How to Use OODA Loop in Your Incident Response Process in 2020
In this post, we’ll cover a unique approach to applying the principles of OODA loop to your incident response process.
In the Intro to DFIR series, we talked about specific technical things to look at during endpoint triage. For example, how malware should be investigated based on how it starts, if it is running, and if there are any remnants of it. I’ve been posting a few of my articles from this and other series on Twitter and LinkedIn. And, on one of those posts, Harlan Carvey made a comment about how “It’s all about the OODA loop…”
Well, that comment inspired the next series that builds on the last. We are now going to talk about the order in which you look for those things to make the process as fast as possible.
We’ll approach the process using the OODA loop, but at a different level than other articles that apply OODA to the Incident Response process.
We are going to focus explicitly on endpoint triage and deciding if an endpoint is relevant.
What is OODA?
The OODA loop is a decision-making framework that is much like the scientific method. It is a process that many of us use on a regular basis without knowing it. By breaking the process into phases and thinking about each, it allows us to be more aware of the situation and make faster and better decisions.
The original motivation for OODA was to enable fighter jet pilots to make faster and better decisions because the observation was made that the pilots who made the fastest decisions were the ones who won. It’s all about speed and making the best possible decision. (Check out this page to get an in-depth review of the process’s origins).
OODA is an acronym with four phases that feedback into each other and repeat as decisions are made and more data becomes available.
- Observe: Observe the situation using a variety of sources that are available. You will never be able to collect all data before making your first decision
- Orient: Use your experience and training to make sense of what you are seeing. Make hypotheses about what is happening and predictions about what could happen next
- Decide: Based on your goals, orientation, and timing needs, decide on what action to take and when. Actions could include testing a hypothesis about the current state (i.e. get more data) or to try to change the predictions about what will happen next (i.e. thwart a bad guy)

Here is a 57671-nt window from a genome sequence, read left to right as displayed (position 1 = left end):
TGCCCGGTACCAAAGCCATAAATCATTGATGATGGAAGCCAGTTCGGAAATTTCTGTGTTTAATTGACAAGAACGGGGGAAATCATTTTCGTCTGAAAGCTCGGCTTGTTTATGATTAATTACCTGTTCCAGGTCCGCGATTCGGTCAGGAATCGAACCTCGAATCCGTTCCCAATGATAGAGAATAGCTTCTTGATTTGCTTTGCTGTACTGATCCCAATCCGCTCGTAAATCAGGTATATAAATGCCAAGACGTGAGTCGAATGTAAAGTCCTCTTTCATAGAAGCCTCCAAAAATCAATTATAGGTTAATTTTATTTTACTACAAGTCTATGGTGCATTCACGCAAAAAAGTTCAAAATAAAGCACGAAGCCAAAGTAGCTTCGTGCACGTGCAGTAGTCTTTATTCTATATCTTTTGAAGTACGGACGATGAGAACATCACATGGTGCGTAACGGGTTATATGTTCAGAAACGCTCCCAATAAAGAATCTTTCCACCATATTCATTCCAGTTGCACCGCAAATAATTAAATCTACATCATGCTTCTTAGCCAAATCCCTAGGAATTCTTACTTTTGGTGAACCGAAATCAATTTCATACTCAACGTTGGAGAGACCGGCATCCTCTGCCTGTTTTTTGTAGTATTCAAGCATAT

- Act: Implement the decision.
The impact of the action (and at all stages) should be observed and fed back so that a new orientation can be made and another follow on decision and action.
A Different Take on OODA loop for the Incident Response Process
If you Google “OODA,” you will come across several other cybersecurity blog posts about OODA, but this one is different.
Those all talk about using OODA at a higher-level of the incident response process. Such as when trying to figure out the full scope of an attack, what are the attacker’s intentions, who should be notified when, etc.
This blog post is all about using OODA within a smaller context of triaging a specific endpoint.
During Incident Response, time is critical. So, we are going to use OODA to minimize the time spent on each endpoint by acting quickly (just like a fighter pilot).
Why Do We Need a Process for Incident Response?
In the previous blog series, we focused on what kinds of data to analyze during endpoint triage. We talked about looking for malware when it starts, when it is running, or remnants it has left behind. We also talked about investigating user activity.
But, we didn’t talk about the order in which to perform them.
If you don’t need to look at all of the data types, then the order that you use may impact how much time you spend.
For example, if the goal of your triage is to answer the investigation question, “is this system potentially relevant?”, you may need only a few clues to decide that. You should focus on getting that answer as soon as possible. Going sequentially through all of the collected data types in Cyber Triage may not be the most efficient use of time.
Instead, it might be better to first review what Cyber Triage automatically flags as bad and suspicious. From there, decide if it is good enough, or if specific things should be analyzed further to increase confidence.
To be clear, there is no single way of performing an investigation. Every investigator will have a different path and look at different types of data in different orders. The goal is to get to the correct conclusion as soon as possible.
Overview of The OODA Loop for the Incident Response Process Series
The next four posts in this series dive into each of the four phases (observe, orient, decide, and act). We’ll cover what the phase is and how to apply it to endpoint triage.
If you’d like to follow along with the series using Cyber Triage, you can download a copy here for free.